FSRA’s Annual Report on the Funding of Defined Benefit Pension Plans in Ontario
Every year, the Financial Services Regulatory Authority of Ontario (FSRA) produces a report on the Funding of Defined Benefit Pension Plans in Ontario. I’m not sure how many people actually read past the executive summary in the report, but I’m certainly one reader that can’t get enough of the charts and tables inside. My true math-nerd colours showing through! But please bear with me as I share some of the insights from this report.
Good News – Plans are Generally Well Funded
FSRA reports that the estimated median going-concern funded ratio as at December 31, 2020 was a relatively healthy 114% and similarly the median projected solvency ratio was 96%. Further, based upon the most recent quarterly report, the median projected solvency ratio has improved to 106% as at September 30, 2021. Defined benefit pension plans in Ontario are fairly well funded – on average.
Bad News – The Slow Decline of DB Pension Plans Continues
The following chart shows the number of defined benefit pension plans (excluding IPPs) registered in Ontario over the past 15 years:
It’s no surprise to anyone in the industry that the continued slow and drawn-out death of many DB pension plans has continued. If anything, the trend over the past couple of years appears to have accelerated somewhat – the leading cause of death continues to be plan wind-ups, but asset transfers (which include plans merging with each other or being absorbed by a large Jointly Sponsored Pension Plan like HOOPP, CAAT, or OPtrust) also play a significant role over the past few years.
‘Big’ News – Larger Pension Plans Invest Differently
While not surprising, it’s interesting to note that DB pension plans with less than $100 million of assets currently invest less than 1% of their assets in so-called ‘alternative investments’ such as hedge funds, private equity, infrastructure, resource properties, commodities, etc. On the other hand, the large Jointly Sponsored Pension Plan including HOOPP, CAAT, OPtrust, OMERS, and Teachers invest nearly 30% of their assets in alternatives.
Based upon FSRA’s statistics in the following table, the trend for the average DB pension plan over the past decade is clearly to reduce equity investments in exchange for more investments in real estate and alternatives. The largest plans are leading the way, but the others are certainly following.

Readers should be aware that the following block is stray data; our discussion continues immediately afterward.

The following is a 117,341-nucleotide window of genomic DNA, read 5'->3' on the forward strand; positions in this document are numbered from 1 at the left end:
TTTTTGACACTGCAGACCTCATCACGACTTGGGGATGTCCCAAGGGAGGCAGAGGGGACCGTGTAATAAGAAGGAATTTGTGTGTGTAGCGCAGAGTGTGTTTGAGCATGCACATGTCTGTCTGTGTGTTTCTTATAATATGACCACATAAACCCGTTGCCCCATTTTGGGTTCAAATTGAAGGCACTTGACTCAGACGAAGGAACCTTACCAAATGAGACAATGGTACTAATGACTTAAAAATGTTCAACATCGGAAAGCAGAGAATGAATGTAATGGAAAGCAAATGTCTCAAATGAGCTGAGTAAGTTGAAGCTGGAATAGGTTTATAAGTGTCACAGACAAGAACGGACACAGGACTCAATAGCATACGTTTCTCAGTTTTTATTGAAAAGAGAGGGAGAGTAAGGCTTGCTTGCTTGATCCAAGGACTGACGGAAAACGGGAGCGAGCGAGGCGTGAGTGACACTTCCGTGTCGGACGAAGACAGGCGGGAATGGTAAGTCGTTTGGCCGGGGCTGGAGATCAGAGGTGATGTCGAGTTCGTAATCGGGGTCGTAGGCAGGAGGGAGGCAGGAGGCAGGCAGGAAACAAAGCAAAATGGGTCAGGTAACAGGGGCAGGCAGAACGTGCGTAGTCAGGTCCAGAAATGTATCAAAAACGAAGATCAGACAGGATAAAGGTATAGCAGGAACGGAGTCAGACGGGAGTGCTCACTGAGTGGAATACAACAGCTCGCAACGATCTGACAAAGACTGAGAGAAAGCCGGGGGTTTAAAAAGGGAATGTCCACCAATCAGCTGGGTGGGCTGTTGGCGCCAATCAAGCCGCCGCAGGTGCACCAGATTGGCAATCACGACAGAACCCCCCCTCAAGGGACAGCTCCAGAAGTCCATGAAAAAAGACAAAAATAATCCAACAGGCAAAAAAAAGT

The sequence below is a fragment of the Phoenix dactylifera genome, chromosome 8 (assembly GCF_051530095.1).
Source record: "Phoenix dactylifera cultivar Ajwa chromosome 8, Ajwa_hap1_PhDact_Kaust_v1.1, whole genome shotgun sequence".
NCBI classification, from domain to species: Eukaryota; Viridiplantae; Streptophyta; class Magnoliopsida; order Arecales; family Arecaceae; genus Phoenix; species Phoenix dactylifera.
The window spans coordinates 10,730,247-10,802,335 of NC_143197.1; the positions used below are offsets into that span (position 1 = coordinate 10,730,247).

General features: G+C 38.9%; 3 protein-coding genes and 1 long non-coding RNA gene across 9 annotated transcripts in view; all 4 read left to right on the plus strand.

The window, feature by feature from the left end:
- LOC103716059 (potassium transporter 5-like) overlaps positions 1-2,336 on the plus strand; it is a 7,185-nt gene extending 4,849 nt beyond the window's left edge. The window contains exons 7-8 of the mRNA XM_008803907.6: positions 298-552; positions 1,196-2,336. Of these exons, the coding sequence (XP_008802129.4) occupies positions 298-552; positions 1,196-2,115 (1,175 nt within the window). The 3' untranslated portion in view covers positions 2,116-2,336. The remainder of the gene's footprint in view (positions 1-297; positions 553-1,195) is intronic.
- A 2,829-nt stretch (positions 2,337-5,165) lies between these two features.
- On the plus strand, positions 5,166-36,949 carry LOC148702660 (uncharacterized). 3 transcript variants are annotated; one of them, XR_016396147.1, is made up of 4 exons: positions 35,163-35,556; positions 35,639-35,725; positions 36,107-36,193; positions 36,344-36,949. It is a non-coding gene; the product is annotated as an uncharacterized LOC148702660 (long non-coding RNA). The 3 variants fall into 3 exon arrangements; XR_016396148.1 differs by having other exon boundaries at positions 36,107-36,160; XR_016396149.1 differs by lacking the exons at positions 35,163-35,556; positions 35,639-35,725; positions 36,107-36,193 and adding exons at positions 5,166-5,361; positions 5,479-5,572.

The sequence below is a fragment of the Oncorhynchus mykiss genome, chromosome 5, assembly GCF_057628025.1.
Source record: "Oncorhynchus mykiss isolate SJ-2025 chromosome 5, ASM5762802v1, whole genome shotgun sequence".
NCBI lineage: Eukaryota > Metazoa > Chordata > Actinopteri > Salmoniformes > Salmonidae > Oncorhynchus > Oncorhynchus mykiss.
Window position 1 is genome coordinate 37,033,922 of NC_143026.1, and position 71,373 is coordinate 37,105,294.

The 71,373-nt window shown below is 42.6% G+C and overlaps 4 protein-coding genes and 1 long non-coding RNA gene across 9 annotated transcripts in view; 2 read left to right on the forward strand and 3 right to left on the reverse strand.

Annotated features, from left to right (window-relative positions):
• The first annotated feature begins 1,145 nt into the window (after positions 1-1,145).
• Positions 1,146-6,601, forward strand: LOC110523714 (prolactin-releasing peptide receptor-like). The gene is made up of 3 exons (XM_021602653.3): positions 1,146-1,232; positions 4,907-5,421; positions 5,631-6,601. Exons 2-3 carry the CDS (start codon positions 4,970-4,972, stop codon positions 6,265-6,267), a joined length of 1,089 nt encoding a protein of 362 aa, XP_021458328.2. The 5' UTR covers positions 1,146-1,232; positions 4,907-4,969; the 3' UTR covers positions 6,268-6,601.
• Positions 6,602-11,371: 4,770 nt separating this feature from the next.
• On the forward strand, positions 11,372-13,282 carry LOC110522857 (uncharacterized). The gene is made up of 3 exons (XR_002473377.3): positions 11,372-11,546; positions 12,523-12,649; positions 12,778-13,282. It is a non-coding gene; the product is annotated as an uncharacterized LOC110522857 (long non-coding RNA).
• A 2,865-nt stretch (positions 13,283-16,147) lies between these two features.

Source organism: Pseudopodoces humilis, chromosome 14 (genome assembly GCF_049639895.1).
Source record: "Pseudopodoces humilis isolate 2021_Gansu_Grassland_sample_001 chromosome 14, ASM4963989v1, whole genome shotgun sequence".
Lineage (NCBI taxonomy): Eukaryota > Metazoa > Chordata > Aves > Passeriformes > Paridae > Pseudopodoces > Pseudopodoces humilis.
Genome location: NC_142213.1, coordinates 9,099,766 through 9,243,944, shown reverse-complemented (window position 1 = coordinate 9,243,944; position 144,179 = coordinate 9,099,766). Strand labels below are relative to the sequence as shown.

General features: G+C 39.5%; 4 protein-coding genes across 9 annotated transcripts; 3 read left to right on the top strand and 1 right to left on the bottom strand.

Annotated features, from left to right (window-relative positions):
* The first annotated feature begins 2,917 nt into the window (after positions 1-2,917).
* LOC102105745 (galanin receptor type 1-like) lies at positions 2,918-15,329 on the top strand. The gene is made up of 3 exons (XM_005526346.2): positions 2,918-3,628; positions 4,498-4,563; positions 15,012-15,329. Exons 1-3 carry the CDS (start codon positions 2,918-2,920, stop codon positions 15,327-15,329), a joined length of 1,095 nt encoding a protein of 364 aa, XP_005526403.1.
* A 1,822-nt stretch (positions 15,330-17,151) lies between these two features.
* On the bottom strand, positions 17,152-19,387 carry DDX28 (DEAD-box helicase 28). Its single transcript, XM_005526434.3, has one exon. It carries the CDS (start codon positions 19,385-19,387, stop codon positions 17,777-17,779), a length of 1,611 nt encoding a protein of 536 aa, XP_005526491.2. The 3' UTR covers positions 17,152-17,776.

That being said, while the smaller pension plans are enjoying more exposure to some alternative assets through new pooled fund offerings, they continue to be at a disadvantage with respect to investment fees due to their poor economies of scales when compared to the largest pension funds.
In our experience, many smaller pension plans tend to be less focused on managing their suppliers and costs – taking more of a ‘this is just the way it is’ attitude. ASI regularly helps clients look at their partners to make sure they are getting an arrangement that optimizes value. Feel free to reach out if you would like to discuss the opportunity to review your pension plan governance and/or your supplier arrangements.
Not News – COVID-19 Pension Funding Relief
Finally, some of you may recall that back in September 2020 the Ontario government proudly announced temporary funding relief for defined benefit pension plan sponsors due to the pandemic in the form of a contribution deferral. My blog at the time predicted that this was “too little too late” and that few, if any, plan sponsors would take advantage of the funding relief.
Well, we now know with certainty that exactly zero employers took advantage of this offer.
Late-Breaking News – FSRA Has Been Busy!
Over the past few weeks there has been a lot of activity in the Ontario pension industry with FSRA releasing a new Form 7 for reporting contribution requirements, new guidance applicable to DC plans, and new marriage breakdown forms and guidance, plus I’m aware that there is even more guidance on the horizon from FSRA that we’re likely to see shortly.
Stay tuned for my next blog where I will review these latest developments.